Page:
A child is first, foremost and only a child. He or she is
entitled to all the rights of a child, guaranteed by the United
Nations Convention on the Rights of the Child, and other international
human rights instruments.
When looking at undocumented migrant children and their rights,
one should first look at the issue from the child’s perspective
and not the migration status perspective.
The Committee on Migration, Refugees and Population is particularly
concerned by the lack of domestic legislation and guidance at national
level on the rights of these children. It is also concerned by the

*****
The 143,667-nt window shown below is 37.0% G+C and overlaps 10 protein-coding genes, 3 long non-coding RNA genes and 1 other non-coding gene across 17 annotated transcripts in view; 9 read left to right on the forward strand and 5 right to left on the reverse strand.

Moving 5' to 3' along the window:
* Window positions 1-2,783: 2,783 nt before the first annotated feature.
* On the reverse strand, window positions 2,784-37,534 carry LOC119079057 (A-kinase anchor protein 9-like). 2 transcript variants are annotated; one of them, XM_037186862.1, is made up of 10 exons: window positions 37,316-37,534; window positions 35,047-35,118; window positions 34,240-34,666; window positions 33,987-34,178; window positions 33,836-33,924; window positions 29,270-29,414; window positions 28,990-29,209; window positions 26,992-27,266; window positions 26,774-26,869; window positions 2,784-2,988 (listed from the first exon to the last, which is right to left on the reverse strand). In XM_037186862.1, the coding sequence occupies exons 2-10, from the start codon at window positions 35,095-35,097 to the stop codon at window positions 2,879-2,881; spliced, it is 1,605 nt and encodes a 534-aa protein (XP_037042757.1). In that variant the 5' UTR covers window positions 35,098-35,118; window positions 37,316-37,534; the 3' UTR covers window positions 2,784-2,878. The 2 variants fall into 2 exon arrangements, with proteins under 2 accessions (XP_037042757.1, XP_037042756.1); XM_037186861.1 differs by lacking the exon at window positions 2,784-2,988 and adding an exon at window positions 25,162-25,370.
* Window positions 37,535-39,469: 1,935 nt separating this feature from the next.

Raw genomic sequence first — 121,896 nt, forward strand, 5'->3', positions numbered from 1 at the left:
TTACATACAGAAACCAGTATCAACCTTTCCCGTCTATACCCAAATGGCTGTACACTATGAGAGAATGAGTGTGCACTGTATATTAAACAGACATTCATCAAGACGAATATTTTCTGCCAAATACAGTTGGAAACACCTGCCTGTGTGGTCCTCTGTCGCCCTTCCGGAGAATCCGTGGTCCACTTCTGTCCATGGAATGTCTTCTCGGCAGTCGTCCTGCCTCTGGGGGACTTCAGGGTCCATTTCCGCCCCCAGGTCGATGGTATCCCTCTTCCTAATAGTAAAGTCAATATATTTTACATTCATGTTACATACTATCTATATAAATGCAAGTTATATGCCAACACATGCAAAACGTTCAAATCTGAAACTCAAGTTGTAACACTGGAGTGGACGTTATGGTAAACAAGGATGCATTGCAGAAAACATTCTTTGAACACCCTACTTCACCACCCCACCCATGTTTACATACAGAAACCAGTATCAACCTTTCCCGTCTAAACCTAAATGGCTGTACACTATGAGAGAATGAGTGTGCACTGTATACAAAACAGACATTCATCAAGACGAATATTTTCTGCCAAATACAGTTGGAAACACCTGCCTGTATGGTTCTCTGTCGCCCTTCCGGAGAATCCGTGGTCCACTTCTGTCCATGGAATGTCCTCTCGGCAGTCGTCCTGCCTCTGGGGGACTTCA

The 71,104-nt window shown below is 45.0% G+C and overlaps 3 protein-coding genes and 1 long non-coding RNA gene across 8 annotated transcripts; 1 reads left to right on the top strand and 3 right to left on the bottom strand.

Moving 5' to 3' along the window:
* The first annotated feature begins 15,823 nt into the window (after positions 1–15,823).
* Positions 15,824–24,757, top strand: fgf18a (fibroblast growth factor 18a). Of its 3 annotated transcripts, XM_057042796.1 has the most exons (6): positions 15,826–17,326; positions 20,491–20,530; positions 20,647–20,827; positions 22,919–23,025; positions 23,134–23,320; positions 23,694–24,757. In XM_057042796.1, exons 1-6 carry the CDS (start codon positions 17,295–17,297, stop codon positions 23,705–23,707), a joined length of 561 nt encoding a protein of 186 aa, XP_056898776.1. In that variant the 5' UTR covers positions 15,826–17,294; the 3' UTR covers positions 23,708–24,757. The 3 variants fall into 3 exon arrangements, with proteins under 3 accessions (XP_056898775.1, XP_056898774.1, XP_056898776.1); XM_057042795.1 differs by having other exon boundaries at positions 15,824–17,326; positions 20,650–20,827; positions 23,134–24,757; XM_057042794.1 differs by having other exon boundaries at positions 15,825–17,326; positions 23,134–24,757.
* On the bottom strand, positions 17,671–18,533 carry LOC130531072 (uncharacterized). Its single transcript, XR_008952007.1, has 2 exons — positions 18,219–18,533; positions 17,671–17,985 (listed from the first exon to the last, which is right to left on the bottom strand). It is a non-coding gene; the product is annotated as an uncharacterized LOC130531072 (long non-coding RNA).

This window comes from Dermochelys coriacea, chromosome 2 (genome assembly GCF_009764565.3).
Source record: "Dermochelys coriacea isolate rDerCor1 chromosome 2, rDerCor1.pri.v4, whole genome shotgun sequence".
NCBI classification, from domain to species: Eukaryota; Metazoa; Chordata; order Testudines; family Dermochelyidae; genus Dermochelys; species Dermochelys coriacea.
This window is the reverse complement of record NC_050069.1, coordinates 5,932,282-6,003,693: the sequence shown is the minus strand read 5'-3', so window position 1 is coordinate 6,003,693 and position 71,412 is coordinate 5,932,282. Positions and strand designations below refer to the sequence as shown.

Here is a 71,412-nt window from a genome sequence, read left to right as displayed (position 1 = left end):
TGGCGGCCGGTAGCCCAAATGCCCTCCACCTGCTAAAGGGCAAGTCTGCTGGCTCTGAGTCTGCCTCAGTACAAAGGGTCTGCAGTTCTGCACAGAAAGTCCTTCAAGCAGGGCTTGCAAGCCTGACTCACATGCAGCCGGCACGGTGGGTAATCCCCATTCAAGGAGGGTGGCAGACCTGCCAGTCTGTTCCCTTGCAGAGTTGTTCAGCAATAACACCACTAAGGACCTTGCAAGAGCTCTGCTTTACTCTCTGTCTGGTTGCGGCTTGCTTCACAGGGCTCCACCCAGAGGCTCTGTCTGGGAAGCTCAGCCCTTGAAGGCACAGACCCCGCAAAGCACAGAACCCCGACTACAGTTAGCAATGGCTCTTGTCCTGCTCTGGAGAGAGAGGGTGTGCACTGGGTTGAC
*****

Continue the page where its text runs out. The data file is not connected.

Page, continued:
diversity of approaches across Europe, both in terms of legislation
and practice. Certain rights are more clearly protected than others,
such as the right to education, the right to health care, and the
need to refrain from detaining children whenever possible. Other
rights pose more problems, such as ensuring adequate housing, and
how to tackle more effectively certain forms of child exploitation,
such as begging.
The Committee on Migration, Refugees and Population has highlighted
many of the barriers that exist preventing undocumented migrant
children from enjoying their rights without discrimination, and
proposes recommendations to member states and to the Committee of
Ministers on steps that need to be taken to improve legislation